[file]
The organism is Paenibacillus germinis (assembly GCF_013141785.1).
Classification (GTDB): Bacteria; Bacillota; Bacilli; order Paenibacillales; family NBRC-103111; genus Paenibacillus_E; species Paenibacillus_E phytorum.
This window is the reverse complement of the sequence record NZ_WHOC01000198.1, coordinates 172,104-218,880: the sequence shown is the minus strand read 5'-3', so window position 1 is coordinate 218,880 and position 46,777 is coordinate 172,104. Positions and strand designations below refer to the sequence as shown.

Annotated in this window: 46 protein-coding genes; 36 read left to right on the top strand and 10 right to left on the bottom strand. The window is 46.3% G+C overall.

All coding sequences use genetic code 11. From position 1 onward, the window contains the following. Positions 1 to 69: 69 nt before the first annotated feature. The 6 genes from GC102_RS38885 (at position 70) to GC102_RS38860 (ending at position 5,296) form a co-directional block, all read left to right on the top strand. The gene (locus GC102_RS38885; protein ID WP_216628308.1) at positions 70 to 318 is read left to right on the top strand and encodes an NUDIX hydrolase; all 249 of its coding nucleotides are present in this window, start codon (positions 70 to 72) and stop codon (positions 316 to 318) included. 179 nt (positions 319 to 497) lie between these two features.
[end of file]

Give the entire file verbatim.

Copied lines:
The organism is Paenibacillus germinis (assembly GCF_013141785.1).
Classification (GTDB): Bacteria; Bacillota; Bacilli; order Paenibacillales; family NBRC-103111; genus Paenibacillus_E; species Paenibacillus_E phytorum.
This window is the reverse complement of the sequence record NZ_WHOC01000198.1, coordinates 172,104-218,880: the sequence shown is the minus strand read 5'-3', so window position 1 is coordinate 218,880 and position 46,777 is coordinate 172,104. Positions and strand designations below refer to the sequence as shown.

Annotated in this window: 46 protein-coding genes; 36 read left to right on the top strand and 10 right to left on the bottom strand. The window is 46.3% G+C overall.

All coding sequences use genetic code 11. From position 1 onward, the window contains the following. Positions 1 to 69: 69 nt before the first annotated feature. The 6 genes from GC102_RS38885 (at position 70) to GC102_RS38860 (ending at position 5,296) form a co-directional block, all read left to right on the top strand. The gene (locus GC102_RS38885; protein ID WP_216628308.1) at positions 70 to 318 is read left to right on the top strand and encodes an NUDIX hydrolase; all 249 of its coding nucleotides are present in this window, start codon (positions 70 to 72) and stop codon (positions 316 to 318) included. 179 nt (positions 319 to 497) lie between these two features.